But last week while building into my four-mile run (I’m currently training for a 10k, and this was my longest distance since August) that twinge got a whole lot louder. I tripped and just barely caught myself from falling at the 1-mile mark. Something pulled down the front of my shin into my ankle and I stubbed my toe, but I figured I really only lost a bit of pride to the drivers who watched my flailing and kept going.
Bad idea, I desperately wish I had been smart and walked home then and there. My calf and shin started to hurt and cramp with every step. I took walking breaks, tried to rub out my calf (all while looking around for anything even remotely close to being a foam roller in the middle of San Jose suburbs), and slowed down. It didn’t make a difference, my whole lower leg was suddenly angry, and it was being incredibly clear about it.
I walked most of the rest of the almost three miles before going home and icing. When I woke up the next day with a leg still aching while walking down stairs, I crossed my Saturday long run (set for 5 miles) off my calendar. When Saturday rolled around and my leg was still hurting, today’s run got the ax too.
As much as I desperately want to run and I feel the pressure to stick to my training plan, I decided to play it smart and listen to my body. I want to run the entire 10k in two weeks, but it’s a virtual race and walking isn’t too shameful. I’d rather still be able to at least walk at that point, so the few days of rest is worth it.
Instead of heading out for a run tonight I will be married to my foam roller and ice like clockwork. And after some amazing yoga today, my leg feels a bit better and I’m mentally ready to sit on the side-lines for a few more days.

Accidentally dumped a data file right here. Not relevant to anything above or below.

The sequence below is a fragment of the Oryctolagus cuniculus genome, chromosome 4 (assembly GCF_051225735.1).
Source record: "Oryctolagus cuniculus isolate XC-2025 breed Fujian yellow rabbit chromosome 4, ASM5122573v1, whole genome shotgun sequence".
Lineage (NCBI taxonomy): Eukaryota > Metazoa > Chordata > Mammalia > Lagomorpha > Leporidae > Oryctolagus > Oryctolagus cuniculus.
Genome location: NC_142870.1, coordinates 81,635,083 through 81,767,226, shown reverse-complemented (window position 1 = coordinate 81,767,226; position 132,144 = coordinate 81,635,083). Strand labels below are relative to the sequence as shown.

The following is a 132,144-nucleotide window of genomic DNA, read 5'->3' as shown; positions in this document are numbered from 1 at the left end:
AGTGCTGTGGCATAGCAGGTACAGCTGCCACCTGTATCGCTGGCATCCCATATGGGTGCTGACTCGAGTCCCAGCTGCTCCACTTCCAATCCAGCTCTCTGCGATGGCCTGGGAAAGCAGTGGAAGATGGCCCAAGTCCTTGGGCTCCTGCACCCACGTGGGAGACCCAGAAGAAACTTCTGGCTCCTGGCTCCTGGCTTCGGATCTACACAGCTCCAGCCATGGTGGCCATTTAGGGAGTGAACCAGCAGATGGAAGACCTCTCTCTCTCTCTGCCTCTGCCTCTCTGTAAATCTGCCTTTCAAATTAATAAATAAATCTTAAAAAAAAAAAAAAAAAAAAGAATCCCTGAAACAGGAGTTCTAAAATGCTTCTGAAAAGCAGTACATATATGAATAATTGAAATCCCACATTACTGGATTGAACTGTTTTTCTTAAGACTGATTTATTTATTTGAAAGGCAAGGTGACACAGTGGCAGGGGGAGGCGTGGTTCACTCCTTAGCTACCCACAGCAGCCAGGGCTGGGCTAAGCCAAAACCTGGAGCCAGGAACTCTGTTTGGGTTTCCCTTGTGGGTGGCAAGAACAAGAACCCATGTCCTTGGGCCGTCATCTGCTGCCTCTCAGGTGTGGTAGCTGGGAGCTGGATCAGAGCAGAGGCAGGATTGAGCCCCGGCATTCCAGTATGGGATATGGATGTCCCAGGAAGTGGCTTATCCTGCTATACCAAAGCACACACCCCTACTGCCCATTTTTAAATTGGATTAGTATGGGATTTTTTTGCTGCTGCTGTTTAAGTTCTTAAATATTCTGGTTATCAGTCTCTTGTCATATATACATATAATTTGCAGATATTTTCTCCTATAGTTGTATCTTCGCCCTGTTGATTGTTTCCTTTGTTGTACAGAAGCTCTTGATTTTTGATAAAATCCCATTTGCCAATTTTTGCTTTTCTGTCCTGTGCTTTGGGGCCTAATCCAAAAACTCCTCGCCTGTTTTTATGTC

San Jose Bike Party

Every third Friday of the month hundreds to thousands of people get together to dress up, blast some music, and ride through San Jose. For the past three years I have gone to the anniversary ride for the San Jose Bike Party, which is by far the biggest ride. This year more than 4,000 people joined the 24 mile ride.

let's go
This year was full of costumes and camaraderie. Along the ride neighbors came out of their houses to cheer and yell “Bike Party!” to all of the riders. As people drove by they honked their horns and waved at us. The community support and interest in the event is one of my favorite parts of the ride. There is nothing like having people come out of their houses to watch all of you ride by. “Bike Party” is yelled as a greeting, a rally call for riders, and a sign of support from non-riders (and as a battle cry during the bike jousting some riders do during the breaks).
Bike Party is a great way to spend a Friday night. It’s a fun way to get out, meet new people, and get more comfortable riding on the streets.

My first byline: San Jose Bike Party

This week has been absolutely brutal. Between midterms, group projects, the constant onslaught of interviews and writing for the paper and for class, and trying to find time to sleep, I unfortunately had time for little time for anything else.